As climate change progresses, extreme weather events are set to increase in frequency, costing billions and causing immeasurable harm to lives and livelihoods. GEE’s Professor Georgina Mace contributed to the recent Royal Society report on “Resilience to Extreme Weather”, which predicts the future impacts of increasing extreme weather events, and evaluates potential strategies for improving […]

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Mother’s care is key to a big brain

7 September 2010

Coverage in the New Scientist

The evolution of big-brained mammals may be due to maternal investment, rather than metabolism, according to a new study by scientists at UCL (University College London) and the University of Cambridge.
Published today in Proceedings of the National Academy of Sciences (PNAS) the study analysed data sets of the brain sizes of 197 marsupial and 457 placental mammals to test the influences of metabolism versus maternal investment on brain size evolution.

MRI brain scan

Contrary to popular hypotheses, researchers found that marsupial mammals, for example kangaroos and possums, had relative brain sizes that are just as big as placental mammals (dogs, horses etc), and even tend to be bigger-brained in some cases.

Big brains in both groups were correlated to length of maternal care, for example a longer period of lactation.  However, basal metabolic rate, or the energy an animal expends at rest, did not correlate with marsupial brain size, whereas they did correlate in placental mammals.  High metabolism was previously thought to be a requirement for big brains as brain tissue is costly to run.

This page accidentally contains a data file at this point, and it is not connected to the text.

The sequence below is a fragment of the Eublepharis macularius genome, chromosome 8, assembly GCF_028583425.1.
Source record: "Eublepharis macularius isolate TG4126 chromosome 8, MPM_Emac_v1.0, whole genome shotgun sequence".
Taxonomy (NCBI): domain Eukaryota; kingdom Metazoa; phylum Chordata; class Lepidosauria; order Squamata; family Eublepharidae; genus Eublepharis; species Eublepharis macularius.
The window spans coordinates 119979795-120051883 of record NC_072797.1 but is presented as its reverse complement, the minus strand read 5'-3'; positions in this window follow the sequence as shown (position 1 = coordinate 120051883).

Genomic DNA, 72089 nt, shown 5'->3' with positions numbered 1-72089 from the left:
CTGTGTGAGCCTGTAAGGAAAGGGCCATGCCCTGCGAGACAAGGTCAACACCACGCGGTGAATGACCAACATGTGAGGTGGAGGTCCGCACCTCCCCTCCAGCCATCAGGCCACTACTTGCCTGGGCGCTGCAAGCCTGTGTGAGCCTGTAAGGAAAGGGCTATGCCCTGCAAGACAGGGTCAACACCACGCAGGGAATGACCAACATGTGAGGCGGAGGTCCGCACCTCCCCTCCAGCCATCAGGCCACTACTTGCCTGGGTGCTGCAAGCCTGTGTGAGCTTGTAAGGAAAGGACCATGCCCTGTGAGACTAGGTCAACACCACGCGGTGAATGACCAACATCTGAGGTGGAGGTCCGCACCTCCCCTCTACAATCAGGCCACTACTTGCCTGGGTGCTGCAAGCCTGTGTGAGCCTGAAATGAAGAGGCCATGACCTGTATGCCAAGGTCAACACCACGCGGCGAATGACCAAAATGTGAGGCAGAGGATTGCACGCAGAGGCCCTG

Marsupial brains grow slowly and mainly after birth in the mother’s pouch, whereas placental mammal brains grow rapidly during gestation, where they benefit from the high metabolic rate of the mother.  This study suggests that large brain size can evolve in mammals with low metabolisms as long as they have a period of extended maternal care after birth. 

The researchers also suggest that the evolution of the hugely enlarged brains of some primates can be accounted for by their extended brain growth both during gestation and after birth during a lengthy maternal caring period.